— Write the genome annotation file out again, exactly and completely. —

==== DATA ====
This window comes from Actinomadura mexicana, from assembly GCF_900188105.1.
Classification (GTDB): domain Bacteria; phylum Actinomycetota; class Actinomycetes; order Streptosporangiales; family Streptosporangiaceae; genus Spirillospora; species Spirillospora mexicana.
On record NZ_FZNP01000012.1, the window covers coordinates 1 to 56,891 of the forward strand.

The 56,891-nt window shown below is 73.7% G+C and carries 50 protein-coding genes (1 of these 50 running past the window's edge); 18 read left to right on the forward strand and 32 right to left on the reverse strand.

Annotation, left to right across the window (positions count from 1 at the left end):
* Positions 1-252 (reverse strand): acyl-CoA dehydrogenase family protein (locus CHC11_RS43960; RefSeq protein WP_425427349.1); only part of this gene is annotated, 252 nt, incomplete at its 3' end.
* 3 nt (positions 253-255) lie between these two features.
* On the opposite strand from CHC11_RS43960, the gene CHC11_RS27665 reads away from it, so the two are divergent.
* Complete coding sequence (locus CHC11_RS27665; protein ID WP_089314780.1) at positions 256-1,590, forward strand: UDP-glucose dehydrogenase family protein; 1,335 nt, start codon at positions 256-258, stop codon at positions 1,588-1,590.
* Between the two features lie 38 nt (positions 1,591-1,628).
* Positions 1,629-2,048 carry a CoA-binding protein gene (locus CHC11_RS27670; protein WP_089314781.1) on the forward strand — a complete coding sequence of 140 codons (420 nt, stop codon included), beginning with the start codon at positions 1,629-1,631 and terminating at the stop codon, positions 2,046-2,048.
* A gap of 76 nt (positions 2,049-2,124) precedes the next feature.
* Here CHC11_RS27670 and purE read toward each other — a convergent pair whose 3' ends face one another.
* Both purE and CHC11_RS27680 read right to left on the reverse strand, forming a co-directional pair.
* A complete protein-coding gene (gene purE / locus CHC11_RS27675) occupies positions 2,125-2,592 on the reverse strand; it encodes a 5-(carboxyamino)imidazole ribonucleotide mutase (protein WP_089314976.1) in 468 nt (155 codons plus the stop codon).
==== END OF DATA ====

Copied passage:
This window comes from Actinomadura mexicana, from assembly GCF_900188105.1.
Classification (GTDB): domain Bacteria; phylum Actinomycetota; class Actinomycetes; order Streptosporangiales; family Streptosporangiaceae; genus Spirillospora; species Spirillospora mexicana.
On record NZ_FZNP01000012.1, the window covers coordinates 1 to 56,891 of the forward strand.

The 56,891-nt window shown below is 73.7% G+C and carries 50 protein-coding genes (1 of these 50 running past the window's edge); 18 read left to right on the forward strand and 32 right to left on the reverse strand.

Annotation, left to right across the window (positions count from 1 at the left end):
* Positions 1-252 (reverse strand): acyl-CoA dehydrogenase family protein (locus CHC11_RS43960; RefSeq protein WP_425427349.1); only part of this gene is annotated, 252 nt, incomplete at its 3' end.
* 3 nt (positions 253-255) lie between these two features.
* On the opposite strand from CHC11_RS43960, the gene CHC11_RS27665 reads away from it, so the two are divergent.
* Complete coding sequence (locus CHC11_RS27665; protein ID WP_089314780.1) at positions 256-1,590, forward strand: UDP-glucose dehydrogenase family protein; 1,335 nt, start codon at positions 256-258, stop codon at positions 1,588-1,590.
* Between the two features lie 38 nt (positions 1,591-1,628).
* Positions 1,629-2,048 carry a CoA-binding protein gene (locus CHC11_RS27670; protein WP_089314781.1) on the forward strand — a complete coding sequence of 140 codons (420 nt, stop codon included), beginning with the start codon at positions 1,629-1,631 and terminating at the stop codon, positions 2,046-2,048.
* A gap of 76 nt (positions 2,049-2,124) precedes the next feature.
* Here CHC11_RS27670 and purE read toward each other — a convergent pair whose 3' ends face one another.
* Both purE and CHC11_RS27680 read right to left on the reverse strand, forming a co-directional pair.
* A complete protein-coding gene (gene purE / locus CHC11_RS27675) occupies positions 2,125-2,592 on the reverse strand; it encodes a 5-(carboxyamino)imidazole ribonucleotide mutase (protein WP_089314976.1) in 468 nt (155 codons plus the stop codon).